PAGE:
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COVID-19 vaccinations available in city for children under 12

Timothy Schafer Local Journalism Initiative Reporter
By Timothy Schafer Local Journalism Initiative Reporter
December 23rd, 2021

The roll out for the COVID-19 vaccination of children aged five to 11 in the region has begun, but no approval has been given to offer vaccinations through School District No. 8 schools.

The Interior Health Authority announced recently in a blanket press release that public health COVID-19 vaccination clinics for children (aged five to 11) have had “overwhelmingly positive” response from families.

In August it was confirmed by SD8 superintendent of schools Trish Smillie that the vaccine would not be part of the school district’s mandate this year for anyone over or under the age of 12. Vaccinations fall into the realm of public health, she said. 

“At this point, public health is encouraging all people aged 12 and older to become fully vaccinated,” said Smillie at the time.

The vaccinations are being offered in clinics at the Nelson Health Unit on Victoria Street.

BC Education Deputy Minister Scott Macdonald said clinics would not be happening in schools during school time. 

“If that ever changes, please remember, like any other vaccine program that has taken place in schools, parents will always be notified for consent for any vaccination that may be offered,” Macdonald said in the statement.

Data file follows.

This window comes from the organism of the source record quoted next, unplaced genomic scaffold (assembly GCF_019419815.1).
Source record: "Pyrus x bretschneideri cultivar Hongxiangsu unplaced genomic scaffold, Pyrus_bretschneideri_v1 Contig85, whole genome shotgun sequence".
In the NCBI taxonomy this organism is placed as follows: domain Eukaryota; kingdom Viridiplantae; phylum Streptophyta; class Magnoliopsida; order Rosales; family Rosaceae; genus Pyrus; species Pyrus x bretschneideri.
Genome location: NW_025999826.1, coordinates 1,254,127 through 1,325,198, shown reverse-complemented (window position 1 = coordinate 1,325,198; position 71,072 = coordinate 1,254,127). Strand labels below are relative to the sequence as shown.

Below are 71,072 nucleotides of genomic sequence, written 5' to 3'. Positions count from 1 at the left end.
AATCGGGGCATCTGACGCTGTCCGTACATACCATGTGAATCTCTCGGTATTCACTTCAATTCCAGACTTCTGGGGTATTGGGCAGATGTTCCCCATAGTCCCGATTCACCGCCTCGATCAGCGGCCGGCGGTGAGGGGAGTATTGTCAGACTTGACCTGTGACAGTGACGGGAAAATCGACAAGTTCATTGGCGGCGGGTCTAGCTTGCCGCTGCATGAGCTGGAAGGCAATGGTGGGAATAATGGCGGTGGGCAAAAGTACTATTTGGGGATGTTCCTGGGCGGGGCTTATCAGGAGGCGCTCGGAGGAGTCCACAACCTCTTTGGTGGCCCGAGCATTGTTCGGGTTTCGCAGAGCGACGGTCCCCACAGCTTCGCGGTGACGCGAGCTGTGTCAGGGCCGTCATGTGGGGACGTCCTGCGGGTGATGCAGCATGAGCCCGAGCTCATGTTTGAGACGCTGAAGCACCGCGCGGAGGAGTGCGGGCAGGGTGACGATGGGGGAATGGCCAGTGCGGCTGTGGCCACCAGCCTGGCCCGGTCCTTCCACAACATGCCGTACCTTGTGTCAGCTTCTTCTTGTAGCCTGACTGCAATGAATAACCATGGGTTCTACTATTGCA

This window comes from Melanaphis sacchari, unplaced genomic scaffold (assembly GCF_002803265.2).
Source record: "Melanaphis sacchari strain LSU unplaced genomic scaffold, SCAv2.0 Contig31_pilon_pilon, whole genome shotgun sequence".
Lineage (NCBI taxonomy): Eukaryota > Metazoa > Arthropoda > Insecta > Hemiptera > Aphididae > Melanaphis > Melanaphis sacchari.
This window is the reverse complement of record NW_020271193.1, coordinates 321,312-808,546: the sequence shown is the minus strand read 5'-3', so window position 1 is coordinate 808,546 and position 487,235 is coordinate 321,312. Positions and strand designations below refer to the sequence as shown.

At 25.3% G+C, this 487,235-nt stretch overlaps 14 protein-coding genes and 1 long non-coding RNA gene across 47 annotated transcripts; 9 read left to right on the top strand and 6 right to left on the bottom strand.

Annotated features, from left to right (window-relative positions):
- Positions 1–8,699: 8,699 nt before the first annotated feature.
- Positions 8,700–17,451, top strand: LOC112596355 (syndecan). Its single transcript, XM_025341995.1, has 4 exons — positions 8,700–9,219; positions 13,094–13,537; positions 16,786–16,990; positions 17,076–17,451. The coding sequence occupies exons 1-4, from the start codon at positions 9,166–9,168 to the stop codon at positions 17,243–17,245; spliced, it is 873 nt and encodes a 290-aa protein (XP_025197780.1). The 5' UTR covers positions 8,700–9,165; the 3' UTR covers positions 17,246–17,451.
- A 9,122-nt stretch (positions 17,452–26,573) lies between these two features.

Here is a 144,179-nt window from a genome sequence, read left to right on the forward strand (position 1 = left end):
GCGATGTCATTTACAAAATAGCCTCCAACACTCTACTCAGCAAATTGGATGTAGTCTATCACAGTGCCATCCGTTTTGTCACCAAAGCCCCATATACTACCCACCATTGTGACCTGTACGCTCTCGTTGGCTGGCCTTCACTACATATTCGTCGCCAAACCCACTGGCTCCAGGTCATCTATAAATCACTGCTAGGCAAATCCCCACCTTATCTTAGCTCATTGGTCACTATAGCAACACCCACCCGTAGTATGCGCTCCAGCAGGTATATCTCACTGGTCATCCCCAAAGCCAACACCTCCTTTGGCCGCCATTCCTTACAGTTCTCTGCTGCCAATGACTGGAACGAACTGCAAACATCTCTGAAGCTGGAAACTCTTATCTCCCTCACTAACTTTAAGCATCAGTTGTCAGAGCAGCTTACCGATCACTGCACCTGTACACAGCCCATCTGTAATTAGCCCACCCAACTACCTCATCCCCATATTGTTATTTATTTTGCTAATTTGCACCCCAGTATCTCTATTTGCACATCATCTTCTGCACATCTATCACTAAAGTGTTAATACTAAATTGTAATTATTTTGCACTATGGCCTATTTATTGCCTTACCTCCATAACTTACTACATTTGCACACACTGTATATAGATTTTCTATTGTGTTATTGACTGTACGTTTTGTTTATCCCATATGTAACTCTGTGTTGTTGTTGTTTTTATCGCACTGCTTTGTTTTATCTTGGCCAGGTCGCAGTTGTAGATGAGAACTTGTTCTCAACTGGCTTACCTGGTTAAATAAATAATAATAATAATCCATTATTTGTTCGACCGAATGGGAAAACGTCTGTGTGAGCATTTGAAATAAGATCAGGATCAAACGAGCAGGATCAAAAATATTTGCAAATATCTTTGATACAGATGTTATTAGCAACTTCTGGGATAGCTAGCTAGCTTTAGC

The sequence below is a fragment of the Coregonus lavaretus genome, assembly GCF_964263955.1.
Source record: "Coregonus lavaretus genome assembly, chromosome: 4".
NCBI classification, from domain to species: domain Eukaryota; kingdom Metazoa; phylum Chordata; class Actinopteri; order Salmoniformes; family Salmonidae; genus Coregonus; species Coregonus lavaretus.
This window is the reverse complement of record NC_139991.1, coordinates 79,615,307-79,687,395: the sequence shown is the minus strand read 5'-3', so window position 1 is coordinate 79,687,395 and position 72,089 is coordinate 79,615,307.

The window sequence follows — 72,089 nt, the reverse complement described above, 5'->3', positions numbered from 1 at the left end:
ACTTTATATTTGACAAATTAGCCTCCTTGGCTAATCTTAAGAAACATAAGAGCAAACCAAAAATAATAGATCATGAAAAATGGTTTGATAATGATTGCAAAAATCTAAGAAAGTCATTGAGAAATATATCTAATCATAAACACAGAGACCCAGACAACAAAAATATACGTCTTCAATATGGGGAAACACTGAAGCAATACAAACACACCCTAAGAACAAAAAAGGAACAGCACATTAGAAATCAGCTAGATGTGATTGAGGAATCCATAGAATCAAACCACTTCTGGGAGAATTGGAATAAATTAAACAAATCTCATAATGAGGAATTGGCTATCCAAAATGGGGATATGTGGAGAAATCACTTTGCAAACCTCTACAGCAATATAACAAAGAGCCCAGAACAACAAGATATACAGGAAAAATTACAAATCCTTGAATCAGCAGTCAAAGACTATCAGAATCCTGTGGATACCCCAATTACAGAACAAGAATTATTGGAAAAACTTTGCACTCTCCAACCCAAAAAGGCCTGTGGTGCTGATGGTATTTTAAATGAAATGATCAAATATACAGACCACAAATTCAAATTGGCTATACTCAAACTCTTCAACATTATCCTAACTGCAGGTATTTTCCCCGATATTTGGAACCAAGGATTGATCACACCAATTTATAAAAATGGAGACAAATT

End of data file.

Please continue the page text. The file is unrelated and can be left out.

At the elementary school level, a child will never be given a vaccination without a parent’s prior approval, the minister said.  

But there have been an estimated10,000 scheduled appointments for children between the ages of five and 11 across the IHA region since the vaccine was first offered on Dec. 10.

Dr. Sue Pollock, interim chief medical health officer with the IHA, said the vaccine for children was effective and safe.

“Clinical trials show the COVID-19 vaccine is 91 per cent effective against preventing COVID-19 infections, and even better for preventing severe illness and hospitalization,” she said in a release, adding that no severe reactions were detected during clinical trials.

Before the start of the school year in Septemberthe provincial health officer along with the Ministry of Education released their Provincial COVID-19 Communicable Disease Guidelines — which every B.C. school district must adhere to under the School Act — and mandated that all people, including and below Grade 4, to wear a mask or face shield indoors (in class) and on school buses.

The masks were deemed necessary to help stop the spread of the virus, said Smillie at the time.

“It is important students do not have restrictions to their breathing and if they feel this is happening, it is important that they tell an adult,” she said.

Categories: General

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